A Russian zookeeper reveals what went through her mind the moment a 16-year-old male Siberian tiger pounced on her.
Nadezhda Srivastava, 44, was attacked when Typhoon snuck up behind her in the Kaliningrad Zoo in Russia on Nov. 5.
“He approached very quietly,” she told The Mirror. “I did not expect this and had no time to react — let alone run away.”
Srivastava believes she may have forgotten to lock a gate when entering the compound, which allowed Typhoon to sneak out of his pen.
The mother of three said Typhoon “was not growling, he was not furious, he just bit me, gnawing my hands.”
She told the outlet she placed her elbows and hands into the 392-lb. tiger’s mouth so he wouldn’t target her neck and puncture her jugular.
“At first I tried to speak to him — like, ‘Go away,’ or ‘Let me go,'” Srivastava said. “I hoped he would retreat.”
The zookeeper realized Typhoon wouldn’t stop his attack and said the experience was surreal.
“I was like in a dream, and did not fully realize what was going on,” she said.
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As the tiger attacked again and again, Srivastava admits she gave up, “I want this torture to end.”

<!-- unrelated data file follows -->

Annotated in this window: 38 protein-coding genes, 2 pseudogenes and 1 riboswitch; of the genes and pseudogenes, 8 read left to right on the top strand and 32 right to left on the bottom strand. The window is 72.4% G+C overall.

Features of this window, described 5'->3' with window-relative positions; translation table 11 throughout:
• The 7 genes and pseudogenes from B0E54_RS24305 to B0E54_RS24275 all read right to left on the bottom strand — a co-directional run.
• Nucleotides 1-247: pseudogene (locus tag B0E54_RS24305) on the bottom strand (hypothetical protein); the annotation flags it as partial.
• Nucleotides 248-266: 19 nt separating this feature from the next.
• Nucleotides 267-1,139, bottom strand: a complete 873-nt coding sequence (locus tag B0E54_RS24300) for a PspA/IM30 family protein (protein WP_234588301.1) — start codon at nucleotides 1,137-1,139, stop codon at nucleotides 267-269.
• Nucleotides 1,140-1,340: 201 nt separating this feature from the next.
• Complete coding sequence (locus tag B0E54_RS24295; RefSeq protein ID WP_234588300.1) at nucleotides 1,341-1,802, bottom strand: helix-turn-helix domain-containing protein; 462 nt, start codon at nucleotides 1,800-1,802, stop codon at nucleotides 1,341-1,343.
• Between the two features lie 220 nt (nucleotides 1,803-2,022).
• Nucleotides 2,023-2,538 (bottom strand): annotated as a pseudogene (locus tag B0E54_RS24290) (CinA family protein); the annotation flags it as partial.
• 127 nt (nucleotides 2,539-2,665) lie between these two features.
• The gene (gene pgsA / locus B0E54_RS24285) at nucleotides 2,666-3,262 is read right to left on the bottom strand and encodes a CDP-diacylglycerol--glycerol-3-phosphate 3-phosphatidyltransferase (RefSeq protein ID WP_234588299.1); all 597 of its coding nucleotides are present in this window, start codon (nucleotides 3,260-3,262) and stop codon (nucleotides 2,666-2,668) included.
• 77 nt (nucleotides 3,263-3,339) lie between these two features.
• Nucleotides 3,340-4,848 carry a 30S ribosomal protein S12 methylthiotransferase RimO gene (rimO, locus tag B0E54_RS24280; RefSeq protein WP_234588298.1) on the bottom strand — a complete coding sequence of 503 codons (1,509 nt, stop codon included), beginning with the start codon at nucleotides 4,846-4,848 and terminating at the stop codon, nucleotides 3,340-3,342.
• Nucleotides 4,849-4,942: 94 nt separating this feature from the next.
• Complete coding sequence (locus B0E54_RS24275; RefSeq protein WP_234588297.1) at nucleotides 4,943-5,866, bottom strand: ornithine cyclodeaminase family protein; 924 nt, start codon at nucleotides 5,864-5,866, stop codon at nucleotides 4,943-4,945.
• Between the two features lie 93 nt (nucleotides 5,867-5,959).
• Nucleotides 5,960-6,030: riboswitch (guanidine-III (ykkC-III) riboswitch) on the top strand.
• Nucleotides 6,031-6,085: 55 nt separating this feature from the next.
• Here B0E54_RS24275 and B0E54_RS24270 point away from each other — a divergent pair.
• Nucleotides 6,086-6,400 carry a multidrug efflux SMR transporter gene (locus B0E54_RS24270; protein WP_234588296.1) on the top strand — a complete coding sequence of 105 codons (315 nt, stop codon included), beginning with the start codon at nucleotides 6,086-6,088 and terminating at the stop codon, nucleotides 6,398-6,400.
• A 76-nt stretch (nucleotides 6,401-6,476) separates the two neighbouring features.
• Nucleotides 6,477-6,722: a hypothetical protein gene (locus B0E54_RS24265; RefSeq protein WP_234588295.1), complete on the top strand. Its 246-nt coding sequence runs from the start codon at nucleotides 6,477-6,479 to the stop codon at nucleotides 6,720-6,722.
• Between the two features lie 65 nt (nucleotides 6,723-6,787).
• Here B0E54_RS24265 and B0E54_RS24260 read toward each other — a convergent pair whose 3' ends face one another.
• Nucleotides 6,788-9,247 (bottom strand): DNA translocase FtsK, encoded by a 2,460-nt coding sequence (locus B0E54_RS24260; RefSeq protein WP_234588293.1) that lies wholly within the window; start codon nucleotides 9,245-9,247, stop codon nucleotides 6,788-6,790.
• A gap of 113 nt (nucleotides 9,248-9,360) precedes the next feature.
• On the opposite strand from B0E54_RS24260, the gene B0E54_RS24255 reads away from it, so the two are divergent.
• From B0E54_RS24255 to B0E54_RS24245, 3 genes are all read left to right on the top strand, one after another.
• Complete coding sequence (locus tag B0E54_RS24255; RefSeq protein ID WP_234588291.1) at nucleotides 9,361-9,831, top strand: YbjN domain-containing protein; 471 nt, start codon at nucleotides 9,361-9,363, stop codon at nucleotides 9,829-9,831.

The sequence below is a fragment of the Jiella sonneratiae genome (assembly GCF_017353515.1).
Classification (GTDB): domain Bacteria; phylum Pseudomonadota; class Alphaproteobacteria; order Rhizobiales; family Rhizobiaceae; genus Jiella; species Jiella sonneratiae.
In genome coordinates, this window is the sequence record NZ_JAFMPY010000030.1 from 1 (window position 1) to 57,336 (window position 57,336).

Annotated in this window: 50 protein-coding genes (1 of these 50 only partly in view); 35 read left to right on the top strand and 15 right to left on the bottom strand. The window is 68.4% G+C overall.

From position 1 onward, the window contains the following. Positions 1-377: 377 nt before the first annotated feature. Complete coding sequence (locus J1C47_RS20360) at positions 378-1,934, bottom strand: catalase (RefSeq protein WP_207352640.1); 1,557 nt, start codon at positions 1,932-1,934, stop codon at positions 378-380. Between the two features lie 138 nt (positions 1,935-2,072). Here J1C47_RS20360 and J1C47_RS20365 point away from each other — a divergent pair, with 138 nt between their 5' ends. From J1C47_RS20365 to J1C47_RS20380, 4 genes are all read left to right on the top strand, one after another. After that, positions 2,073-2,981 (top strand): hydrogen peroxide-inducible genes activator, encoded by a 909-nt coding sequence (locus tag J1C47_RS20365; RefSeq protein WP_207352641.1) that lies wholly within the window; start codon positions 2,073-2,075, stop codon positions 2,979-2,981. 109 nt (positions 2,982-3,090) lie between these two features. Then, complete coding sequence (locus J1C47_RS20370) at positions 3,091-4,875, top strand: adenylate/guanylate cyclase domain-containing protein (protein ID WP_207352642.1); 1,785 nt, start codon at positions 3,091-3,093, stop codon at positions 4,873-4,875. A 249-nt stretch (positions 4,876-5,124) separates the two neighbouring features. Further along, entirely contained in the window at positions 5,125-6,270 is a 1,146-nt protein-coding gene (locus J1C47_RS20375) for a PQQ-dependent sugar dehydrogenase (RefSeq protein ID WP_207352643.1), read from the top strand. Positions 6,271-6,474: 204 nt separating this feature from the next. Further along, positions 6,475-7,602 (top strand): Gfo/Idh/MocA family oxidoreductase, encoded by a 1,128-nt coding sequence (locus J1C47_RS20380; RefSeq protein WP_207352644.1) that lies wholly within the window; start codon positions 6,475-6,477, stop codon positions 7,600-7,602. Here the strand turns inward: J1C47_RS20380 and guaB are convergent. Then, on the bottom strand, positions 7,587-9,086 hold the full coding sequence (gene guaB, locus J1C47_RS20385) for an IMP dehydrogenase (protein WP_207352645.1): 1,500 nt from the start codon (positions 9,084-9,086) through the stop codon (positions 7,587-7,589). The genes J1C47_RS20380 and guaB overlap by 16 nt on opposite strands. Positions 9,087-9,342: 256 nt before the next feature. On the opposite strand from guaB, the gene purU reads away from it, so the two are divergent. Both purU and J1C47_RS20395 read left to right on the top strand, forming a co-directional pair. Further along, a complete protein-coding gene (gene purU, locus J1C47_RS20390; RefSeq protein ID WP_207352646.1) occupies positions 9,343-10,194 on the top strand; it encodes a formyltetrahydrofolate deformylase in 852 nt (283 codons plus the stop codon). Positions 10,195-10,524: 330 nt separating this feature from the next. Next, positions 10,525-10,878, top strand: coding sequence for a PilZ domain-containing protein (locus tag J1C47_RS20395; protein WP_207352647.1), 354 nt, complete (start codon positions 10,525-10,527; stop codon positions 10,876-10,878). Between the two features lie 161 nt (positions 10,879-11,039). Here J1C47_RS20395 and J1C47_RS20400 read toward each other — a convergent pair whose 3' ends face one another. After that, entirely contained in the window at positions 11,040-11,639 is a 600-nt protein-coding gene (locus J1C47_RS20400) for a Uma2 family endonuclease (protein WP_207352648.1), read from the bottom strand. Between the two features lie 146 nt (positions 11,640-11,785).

She tried to focus on thoughts of her three children, two sons, and a daughter, and suddenly realized the tiger was not biting her.
Zoo guests had startled the tiger by throwing sticks and rocks into the enclosure, and so she seized the moment and escaped. “I gathered all my remaining strength like I was clenching a fist. I got up.”
“If it were not for the visitors of the zoo, I would no longer be alive,” she said.
The zoo responded to the incident by issuing a statement praising the guests who saved the keeper.
“The animal entered the enclosure when the keeper was there. The tiger attacked the human,” the statement read. “Visitors with their shouting, stones and other improvisation managed to distract the animal. This allowed the zoo employee to hide in a back room.”
Typhoon was sedated following the attack. The zoo said this was the first time the “elderly” tiger has acted out and shown aggression to any member of the zoo staff.